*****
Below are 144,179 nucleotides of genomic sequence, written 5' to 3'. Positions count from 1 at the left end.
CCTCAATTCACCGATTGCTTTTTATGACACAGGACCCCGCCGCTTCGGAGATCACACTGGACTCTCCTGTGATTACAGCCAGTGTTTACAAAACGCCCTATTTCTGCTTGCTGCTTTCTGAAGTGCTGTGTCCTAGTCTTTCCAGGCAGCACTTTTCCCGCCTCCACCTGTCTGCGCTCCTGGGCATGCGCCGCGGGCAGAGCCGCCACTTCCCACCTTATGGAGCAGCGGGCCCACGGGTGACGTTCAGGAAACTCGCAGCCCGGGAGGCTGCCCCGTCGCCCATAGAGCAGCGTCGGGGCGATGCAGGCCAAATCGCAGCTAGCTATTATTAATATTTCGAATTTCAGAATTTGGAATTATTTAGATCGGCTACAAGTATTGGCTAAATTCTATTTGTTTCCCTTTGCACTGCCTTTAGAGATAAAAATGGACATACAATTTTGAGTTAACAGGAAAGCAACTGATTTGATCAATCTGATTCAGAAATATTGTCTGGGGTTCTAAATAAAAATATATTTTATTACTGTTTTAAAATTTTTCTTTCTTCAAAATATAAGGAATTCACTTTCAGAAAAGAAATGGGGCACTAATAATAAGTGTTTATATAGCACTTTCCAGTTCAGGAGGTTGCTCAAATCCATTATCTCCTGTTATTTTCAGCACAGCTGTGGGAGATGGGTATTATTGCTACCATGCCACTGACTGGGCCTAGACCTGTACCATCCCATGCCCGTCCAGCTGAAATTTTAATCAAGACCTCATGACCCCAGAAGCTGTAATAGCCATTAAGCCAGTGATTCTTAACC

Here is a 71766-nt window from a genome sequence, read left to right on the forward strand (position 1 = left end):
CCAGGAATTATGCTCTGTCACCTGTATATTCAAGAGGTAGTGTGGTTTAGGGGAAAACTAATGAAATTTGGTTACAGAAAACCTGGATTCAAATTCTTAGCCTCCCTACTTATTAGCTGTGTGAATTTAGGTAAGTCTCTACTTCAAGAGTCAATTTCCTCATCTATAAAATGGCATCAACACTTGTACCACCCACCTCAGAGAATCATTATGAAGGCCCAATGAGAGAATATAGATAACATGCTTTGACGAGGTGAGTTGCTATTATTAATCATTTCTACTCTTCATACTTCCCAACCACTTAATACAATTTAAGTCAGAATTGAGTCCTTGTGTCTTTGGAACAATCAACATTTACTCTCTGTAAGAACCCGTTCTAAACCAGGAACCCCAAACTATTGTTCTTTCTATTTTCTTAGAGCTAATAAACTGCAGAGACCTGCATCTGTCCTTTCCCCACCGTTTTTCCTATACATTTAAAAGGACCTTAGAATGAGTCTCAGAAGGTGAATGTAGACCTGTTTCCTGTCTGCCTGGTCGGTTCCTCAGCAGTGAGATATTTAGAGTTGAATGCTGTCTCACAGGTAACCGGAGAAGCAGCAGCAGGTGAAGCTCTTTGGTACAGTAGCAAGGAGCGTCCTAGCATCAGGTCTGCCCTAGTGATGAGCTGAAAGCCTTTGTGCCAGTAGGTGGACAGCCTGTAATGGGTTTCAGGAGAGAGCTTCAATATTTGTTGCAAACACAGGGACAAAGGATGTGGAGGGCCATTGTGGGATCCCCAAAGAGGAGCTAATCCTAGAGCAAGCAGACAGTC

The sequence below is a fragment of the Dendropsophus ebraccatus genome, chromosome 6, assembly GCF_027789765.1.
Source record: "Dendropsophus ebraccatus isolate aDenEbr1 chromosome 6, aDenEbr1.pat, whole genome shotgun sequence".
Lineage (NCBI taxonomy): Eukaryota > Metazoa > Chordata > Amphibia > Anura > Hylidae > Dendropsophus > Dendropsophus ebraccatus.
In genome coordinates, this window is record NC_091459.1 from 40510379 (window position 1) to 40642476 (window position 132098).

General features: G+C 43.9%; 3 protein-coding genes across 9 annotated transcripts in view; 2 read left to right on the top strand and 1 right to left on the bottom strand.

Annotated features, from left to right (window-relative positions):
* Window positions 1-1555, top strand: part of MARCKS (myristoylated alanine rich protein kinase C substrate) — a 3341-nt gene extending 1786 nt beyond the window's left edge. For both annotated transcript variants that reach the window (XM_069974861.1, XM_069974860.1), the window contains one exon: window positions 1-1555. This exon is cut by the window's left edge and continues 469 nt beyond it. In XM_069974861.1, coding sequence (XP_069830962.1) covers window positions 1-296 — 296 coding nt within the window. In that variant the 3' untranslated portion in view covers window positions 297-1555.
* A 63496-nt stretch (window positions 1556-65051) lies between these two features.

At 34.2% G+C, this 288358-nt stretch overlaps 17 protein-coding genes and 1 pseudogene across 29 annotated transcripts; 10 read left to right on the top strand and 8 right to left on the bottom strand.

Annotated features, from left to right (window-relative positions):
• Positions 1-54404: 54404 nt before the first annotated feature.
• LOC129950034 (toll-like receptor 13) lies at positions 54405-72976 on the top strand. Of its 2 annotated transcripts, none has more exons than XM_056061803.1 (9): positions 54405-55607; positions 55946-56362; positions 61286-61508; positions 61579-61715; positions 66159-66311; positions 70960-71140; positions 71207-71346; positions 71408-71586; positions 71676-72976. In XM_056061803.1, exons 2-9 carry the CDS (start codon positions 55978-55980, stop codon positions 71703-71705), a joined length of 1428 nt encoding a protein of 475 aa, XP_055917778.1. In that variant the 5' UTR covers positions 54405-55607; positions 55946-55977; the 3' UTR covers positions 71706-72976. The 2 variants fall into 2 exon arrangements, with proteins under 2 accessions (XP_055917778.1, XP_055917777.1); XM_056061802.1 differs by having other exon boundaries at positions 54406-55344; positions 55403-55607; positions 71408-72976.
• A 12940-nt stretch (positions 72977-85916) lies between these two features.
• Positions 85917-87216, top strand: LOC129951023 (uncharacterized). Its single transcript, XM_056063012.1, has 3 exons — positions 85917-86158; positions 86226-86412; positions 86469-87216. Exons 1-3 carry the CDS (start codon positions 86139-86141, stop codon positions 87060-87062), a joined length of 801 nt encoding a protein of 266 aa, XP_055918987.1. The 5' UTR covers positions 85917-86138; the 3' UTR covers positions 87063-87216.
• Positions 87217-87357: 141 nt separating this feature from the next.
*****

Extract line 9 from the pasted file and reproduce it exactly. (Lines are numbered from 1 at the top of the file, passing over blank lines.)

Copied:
General features: G+C 43.9%; 3 protein-coding genes across 9 annotated transcripts in view; 2 read left to right on the top strand and 1 right to left on the bottom strand.